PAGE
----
Indian disaster highlights pressure on Asian rivers

10 February, 2021 12:00 AM printer

Indian disaster highlights pressure on Asian rivers

A glacial burst that triggered a deadly flash flood in the Indian Himalayas at the weekend was a disaster waiting to happen, and one likely to be repeated in a region transformed by climate change and unchecked infrastructure development, experts warn.

Asia is home to some of the world’s biggest waterways, from the Ganges and the Indus in India to the Yangtze and Mekong originating in China, that snake for thousands of kilometres. They support the livelihoods of vast numbers of farmers and fishermen, and supply drinking water to billions of people, but have come under unprecedented pressure in recent years.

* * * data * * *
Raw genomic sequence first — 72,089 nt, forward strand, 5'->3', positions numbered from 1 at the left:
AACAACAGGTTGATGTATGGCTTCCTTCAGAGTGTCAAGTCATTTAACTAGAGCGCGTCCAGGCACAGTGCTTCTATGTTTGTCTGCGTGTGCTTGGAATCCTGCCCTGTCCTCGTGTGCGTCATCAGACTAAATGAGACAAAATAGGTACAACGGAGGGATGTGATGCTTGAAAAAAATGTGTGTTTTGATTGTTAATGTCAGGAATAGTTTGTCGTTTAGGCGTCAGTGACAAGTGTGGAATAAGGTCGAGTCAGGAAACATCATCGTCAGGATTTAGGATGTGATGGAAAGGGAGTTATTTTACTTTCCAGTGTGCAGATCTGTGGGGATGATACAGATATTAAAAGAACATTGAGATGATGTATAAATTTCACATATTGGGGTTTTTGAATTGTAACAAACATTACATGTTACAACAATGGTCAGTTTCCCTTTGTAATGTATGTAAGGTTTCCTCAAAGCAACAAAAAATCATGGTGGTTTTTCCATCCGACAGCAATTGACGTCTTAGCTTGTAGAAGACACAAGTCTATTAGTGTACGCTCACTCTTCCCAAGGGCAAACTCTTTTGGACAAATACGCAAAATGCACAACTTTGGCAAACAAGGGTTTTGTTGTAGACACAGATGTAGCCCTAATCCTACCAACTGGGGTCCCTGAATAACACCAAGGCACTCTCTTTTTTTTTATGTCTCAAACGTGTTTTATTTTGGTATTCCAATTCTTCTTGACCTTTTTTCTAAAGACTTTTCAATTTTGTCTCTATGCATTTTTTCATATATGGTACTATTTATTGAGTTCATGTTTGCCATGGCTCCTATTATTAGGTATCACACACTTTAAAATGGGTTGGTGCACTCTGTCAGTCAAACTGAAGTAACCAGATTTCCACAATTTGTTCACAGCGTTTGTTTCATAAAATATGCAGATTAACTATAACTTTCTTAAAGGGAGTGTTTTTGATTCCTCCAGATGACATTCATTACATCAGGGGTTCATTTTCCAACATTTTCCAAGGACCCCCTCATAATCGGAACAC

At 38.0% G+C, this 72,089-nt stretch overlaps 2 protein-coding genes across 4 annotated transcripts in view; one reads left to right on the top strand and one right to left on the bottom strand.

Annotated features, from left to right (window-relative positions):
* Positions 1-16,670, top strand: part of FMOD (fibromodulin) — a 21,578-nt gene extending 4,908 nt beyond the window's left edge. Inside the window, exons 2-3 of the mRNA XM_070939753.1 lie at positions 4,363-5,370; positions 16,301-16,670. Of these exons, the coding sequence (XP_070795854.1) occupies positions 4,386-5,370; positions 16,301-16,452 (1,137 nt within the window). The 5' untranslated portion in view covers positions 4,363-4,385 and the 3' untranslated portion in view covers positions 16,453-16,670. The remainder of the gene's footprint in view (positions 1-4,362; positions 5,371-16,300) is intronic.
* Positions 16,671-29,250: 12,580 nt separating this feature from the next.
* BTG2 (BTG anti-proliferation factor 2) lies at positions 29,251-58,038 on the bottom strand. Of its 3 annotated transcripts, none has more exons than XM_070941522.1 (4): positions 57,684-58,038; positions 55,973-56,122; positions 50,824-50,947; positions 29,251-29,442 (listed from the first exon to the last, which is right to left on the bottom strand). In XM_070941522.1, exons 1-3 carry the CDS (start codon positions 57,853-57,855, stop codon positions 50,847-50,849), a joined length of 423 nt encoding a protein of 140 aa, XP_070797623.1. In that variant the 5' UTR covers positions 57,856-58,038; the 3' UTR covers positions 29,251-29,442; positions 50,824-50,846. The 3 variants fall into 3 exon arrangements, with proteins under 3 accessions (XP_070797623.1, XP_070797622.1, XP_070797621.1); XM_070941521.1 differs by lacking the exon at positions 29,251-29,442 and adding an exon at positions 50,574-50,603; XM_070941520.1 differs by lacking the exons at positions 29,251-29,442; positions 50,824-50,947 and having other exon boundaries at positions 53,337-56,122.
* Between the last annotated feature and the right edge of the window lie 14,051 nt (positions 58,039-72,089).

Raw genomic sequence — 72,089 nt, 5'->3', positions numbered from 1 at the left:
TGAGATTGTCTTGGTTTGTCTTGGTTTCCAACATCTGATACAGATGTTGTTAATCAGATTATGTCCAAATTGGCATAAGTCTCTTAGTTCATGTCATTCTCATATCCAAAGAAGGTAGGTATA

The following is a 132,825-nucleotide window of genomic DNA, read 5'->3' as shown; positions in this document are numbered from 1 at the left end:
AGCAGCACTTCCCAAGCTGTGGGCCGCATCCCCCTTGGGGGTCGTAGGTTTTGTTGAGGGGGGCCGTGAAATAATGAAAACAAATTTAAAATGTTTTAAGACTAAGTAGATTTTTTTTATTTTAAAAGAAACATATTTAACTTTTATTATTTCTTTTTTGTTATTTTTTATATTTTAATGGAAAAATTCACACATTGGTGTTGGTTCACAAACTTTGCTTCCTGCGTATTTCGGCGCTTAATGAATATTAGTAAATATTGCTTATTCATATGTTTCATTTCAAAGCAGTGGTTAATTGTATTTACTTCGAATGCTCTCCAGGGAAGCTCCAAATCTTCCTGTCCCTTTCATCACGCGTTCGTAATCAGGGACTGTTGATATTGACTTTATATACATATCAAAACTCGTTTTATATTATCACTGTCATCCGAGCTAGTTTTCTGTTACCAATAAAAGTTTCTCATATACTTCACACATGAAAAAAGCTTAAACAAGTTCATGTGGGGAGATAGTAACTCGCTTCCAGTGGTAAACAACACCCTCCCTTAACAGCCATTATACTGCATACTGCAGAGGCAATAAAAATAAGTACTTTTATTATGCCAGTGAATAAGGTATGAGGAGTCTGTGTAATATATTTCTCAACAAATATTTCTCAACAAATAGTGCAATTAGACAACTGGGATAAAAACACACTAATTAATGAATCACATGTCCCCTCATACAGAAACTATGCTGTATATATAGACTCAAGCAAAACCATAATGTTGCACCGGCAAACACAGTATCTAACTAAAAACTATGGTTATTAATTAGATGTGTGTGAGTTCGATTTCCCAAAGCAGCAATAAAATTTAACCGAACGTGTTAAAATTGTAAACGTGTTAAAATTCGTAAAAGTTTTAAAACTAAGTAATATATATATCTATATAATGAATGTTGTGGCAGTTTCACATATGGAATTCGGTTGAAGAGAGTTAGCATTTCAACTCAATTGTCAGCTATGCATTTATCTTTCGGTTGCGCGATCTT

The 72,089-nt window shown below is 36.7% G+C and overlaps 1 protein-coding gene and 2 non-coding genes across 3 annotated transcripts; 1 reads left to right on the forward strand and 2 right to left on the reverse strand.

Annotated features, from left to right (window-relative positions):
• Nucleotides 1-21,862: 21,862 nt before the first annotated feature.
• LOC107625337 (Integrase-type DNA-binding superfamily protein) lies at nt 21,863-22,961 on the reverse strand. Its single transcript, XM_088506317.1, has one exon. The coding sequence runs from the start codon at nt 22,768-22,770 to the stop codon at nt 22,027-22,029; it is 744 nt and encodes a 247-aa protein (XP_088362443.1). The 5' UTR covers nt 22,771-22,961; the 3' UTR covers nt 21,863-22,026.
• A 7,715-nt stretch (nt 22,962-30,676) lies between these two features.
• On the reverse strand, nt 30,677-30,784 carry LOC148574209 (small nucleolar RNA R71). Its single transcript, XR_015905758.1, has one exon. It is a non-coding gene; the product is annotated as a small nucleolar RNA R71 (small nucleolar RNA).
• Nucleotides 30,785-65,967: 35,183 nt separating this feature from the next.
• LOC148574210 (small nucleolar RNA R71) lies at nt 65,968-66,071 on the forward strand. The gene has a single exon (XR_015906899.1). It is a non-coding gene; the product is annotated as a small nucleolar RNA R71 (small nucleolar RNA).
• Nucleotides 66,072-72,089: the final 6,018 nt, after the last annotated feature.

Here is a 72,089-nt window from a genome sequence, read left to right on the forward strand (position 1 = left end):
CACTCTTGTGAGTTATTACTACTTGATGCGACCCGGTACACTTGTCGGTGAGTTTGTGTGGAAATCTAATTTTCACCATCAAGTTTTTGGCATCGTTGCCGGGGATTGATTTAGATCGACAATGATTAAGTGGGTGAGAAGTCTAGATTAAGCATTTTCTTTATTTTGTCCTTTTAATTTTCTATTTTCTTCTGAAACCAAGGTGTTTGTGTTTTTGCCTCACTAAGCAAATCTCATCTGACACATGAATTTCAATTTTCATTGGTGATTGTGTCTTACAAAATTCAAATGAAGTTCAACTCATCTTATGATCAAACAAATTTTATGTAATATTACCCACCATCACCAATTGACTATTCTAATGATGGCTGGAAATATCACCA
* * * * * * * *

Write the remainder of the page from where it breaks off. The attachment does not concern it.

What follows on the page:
Higher temperatures are causing glaciers that feed the rivers to shrink, threatening water supplies and also increasing the chances of landslides and floods, while critics blame dam building and pollution for damaging fragile ecosystems.

“Rivers are really at risk from development projects, dumping of solid waste and liquid waste, sand mining and stone mining,” Himanshu Thakkar, from the South Asia Network on Dams, Rivers and People, told AFP.

“Climate change is a longer-term process that has already set in. The impacts are already happening. “So in every respect, rivers are under greater threat.”


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